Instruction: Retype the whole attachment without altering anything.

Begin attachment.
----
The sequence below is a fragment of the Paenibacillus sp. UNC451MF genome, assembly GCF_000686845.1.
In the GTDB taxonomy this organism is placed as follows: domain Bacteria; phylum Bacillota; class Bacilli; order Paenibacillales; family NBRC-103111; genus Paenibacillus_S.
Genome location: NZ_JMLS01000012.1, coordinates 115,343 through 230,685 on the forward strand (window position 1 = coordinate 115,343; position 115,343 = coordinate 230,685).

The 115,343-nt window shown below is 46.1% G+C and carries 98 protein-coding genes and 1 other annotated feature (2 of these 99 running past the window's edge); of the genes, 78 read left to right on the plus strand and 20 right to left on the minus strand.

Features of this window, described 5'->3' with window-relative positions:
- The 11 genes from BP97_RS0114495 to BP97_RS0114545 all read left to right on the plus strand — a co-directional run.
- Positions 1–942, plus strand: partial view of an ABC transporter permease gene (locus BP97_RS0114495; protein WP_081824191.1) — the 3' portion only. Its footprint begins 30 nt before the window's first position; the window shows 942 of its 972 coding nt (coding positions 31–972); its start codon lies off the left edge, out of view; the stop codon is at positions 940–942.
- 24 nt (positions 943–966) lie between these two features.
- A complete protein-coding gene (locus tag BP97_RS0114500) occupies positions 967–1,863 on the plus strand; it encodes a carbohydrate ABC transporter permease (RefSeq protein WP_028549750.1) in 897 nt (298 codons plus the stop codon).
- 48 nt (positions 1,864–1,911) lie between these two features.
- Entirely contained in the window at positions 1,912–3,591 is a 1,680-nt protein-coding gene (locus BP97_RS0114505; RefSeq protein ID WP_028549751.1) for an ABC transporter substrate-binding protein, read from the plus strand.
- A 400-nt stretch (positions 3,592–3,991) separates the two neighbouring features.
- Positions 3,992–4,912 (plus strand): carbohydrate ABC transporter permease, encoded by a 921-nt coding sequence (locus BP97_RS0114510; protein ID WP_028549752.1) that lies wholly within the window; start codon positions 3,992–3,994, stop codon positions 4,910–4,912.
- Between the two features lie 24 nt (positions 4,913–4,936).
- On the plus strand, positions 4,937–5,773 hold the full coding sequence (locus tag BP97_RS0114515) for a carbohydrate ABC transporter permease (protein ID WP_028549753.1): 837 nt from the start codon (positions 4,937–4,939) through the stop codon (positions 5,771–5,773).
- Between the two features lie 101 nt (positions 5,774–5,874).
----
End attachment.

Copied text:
The sequence below is a fragment of the Paenibacillus sp. UNC451MF genome, assembly GCF_000686845.1.
In the GTDB taxonomy this organism is placed as follows: domain Bacteria; phylum Bacillota; class Bacilli; order Paenibacillales; family NBRC-103111; genus Paenibacillus_S.
Genome location: NZ_JMLS01000012.1, coordinates 115,343 through 230,685 on the forward strand (window position 1 = coordinate 115,343; position 115,343 = coordinate 230,685).

The 115,343-nt window shown below is 46.1% G+C and carries 98 protein-coding genes and 1 other annotated feature (2 of these 99 running past the window's edge); of the genes, 78 read left to right on the plus strand and 20 right to left on the minus strand.

Features of this window, described 5'->3' with window-relative positions:
- The 11 genes from BP97_RS0114495 to BP97_RS0114545 all read left to right on the plus strand — a co-directional run.
- Positions 1–942, plus strand: partial view of an ABC transporter permease gene (locus BP97_RS0114495; protein WP_081824191.1) — the 3' portion only. Its footprint begins 30 nt before the window's first position; the window shows 942 of its 972 coding nt (coding positions 31–972); its start codon lies off the left edge, out of view; the stop codon is at positions 940–942.
- 24 nt (positions 943–966) lie between these two features.
- A complete protein-coding gene (locus tag BP97_RS0114500) occupies positions 967–1,863 on the plus strand; it encodes a carbohydrate ABC transporter permease (RefSeq protein WP_028549750.1) in 897 nt (298 codons plus the stop codon).
- 48 nt (positions 1,864–1,911) lie between these two features.
- Entirely contained in the window at positions 1,912–3,591 is a 1,680-nt protein-coding gene (locus BP97_RS0114505; RefSeq protein ID WP_028549751.1) for an ABC transporter substrate-binding protein, read from the plus strand.
- A 400-nt stretch (positions 3,592–3,991) separates the two neighbouring features.
- Positions 3,992–4,912 (plus strand): carbohydrate ABC transporter permease, encoded by a 921-nt coding sequence (locus BP97_RS0114510; protein ID WP_028549752.1) that lies wholly within the window; start codon positions 3,992–3,994, stop codon positions 4,910–4,912.
- Between the two features lie 24 nt (positions 4,913–4,936).
- On the plus strand, positions 4,937–5,773 hold the full coding sequence (locus tag BP97_RS0114515) for a carbohydrate ABC transporter permease (protein ID WP_028549753.1): 837 nt from the start codon (positions 4,937–4,939) through the stop codon (positions 5,771–5,773).
- Between the two features lie 101 nt (positions 5,774–5,874).